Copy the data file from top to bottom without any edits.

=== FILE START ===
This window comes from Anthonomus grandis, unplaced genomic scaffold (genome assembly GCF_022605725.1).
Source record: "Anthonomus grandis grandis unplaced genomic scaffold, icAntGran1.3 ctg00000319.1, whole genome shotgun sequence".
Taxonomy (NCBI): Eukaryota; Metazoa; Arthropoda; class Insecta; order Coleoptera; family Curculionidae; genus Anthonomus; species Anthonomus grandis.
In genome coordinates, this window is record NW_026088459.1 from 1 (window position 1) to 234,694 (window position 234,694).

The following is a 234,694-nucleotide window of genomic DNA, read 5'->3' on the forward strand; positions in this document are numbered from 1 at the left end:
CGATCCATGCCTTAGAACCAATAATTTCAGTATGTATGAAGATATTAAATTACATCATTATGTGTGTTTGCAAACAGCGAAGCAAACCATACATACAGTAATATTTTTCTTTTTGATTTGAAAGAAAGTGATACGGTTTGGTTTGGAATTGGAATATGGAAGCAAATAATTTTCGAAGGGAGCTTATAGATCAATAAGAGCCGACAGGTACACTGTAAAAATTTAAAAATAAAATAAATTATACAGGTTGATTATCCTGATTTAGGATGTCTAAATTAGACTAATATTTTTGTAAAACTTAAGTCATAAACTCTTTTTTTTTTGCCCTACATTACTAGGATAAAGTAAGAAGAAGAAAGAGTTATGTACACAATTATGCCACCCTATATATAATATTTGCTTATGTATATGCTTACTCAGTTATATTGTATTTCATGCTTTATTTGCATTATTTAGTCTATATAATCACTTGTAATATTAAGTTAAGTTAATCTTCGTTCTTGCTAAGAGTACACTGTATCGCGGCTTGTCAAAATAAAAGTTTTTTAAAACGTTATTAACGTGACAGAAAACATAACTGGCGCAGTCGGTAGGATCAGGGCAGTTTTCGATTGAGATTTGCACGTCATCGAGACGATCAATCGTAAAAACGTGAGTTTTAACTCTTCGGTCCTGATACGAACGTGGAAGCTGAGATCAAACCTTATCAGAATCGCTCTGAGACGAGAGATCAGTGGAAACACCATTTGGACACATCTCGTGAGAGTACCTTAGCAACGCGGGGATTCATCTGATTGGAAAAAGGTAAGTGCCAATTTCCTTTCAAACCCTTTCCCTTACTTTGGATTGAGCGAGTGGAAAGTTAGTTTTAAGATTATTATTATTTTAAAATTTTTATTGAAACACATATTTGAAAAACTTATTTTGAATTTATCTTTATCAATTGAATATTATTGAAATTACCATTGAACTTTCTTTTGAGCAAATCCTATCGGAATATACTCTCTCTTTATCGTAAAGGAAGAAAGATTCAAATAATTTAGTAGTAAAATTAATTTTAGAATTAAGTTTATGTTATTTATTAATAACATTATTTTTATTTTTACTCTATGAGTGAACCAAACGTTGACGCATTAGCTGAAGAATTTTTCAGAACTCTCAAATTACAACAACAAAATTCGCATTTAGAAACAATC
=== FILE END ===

This window comes from Anthonomus grandis, unplaced genomic scaffold (genome assembly GCF_022605725.1).
Source record: "Anthonomus grandis grandis unplaced genomic scaffold, icAntGran1.3 ctg00000319.1, whole genome shotgun sequence".
Taxonomy (NCBI): Eukaryota; Metazoa; Arthropoda; class Insecta; order Coleoptera; family Curculionidae; genus Anthonomus; species Anthonomus grandis.
In genome coordinates, this window is record NW_026088459.1 from 1 (window position 1) to 234,694 (window position 234,694).

The following is a 234,694-nucleotide window of genomic DNA, read 5'->3' on the forward strand; positions in this document are numbered from 1 at the left end:
CGATCCATGCCTTAGAACCAATAATTTCAGTATGTATGAAGATATTAAATTACATCATTATGTGTGTTTGCAAACAGCGAAGCAAACCATACATACAGTAATATTTTTCTTTTTGATTTGAAAGAAAGTGATACGGTTTGGTTTGGAATTGGAATATGGAAGCAAATAATTTTCGAAGGGAGCTTATAGATCAATAAGAGCCGACAGGTACACTGTAAAAATTTAAAAATAAAATAAATTATACAGGTTGATTATCCTGATTTAGGATGTCTAAATTAGACTAATATTTTTGTAAAACTTAAGTCATAAACTCTTTTTTTTTTGCCCTACATTACTAGGATAAAGTAAGAAGAAGAAAGAGTTATGTACACAATTATGCCACCCTATATATAATATTTGCTTATGTATATGCTTACTCAGTTATATTGTATTTCATGCTTTATTTGCATTATTTAGTCTATATAATCACTTGTAATATTAAGTTAAGTTAATCTTCGTTCTTGCTAAGAGTACACTGTATCGCGGCTTGTCAAAATAAAAGTTTTTTAAAACGTTATTAACGTGACAGAAAACATAACTGGCGCAGTCGGTAGGATCAGGGCAGTTTTCGATTGAGATTTGCACGTCATCGAGACGATCAATCGTAAAAACGTGAGTTTTAACTCTTCGGTCCTGATACGAACGTGGAAGCTGAGATCAAACCTTATCAGAATCGCTCTGAGACGAGAGATCAGTGGAAACACCATTTGGACACATCTCGTGAGAGTACCTTAGCAACGCGGGGATTCATCTGATTGGAAAAAGGTAAGTGCCAATTTCCTTTCAAACCCTTTCCCTTACTTTGGATTGAGCGAGTGGAAAGTTAGTTTTAAGATTATTATTATTTTAAAATTTTTATTGAAACACATATTTGAAAAACTTATTTTGAATTTATCTTTATCAATTGAATATTATTGAAATTACCATTGAACTTTCTTTTGAGCAAATCCTATCGGAATATACTCTCTCTTTATCGTAAAGGAAGAAAGATTCAAATAATTTAGTAGTAAAATTAATTTTAGAATTAAGTTTATGTTATTTATTAATAACATTATTTTTATTTTTACTCTATGAGTGAACCAAACGTTGACGCATTAGCTGAAGAATTTTTCAGAACTCTCAAATTACAACAACAAAATTCGCATTTAGAAACAATC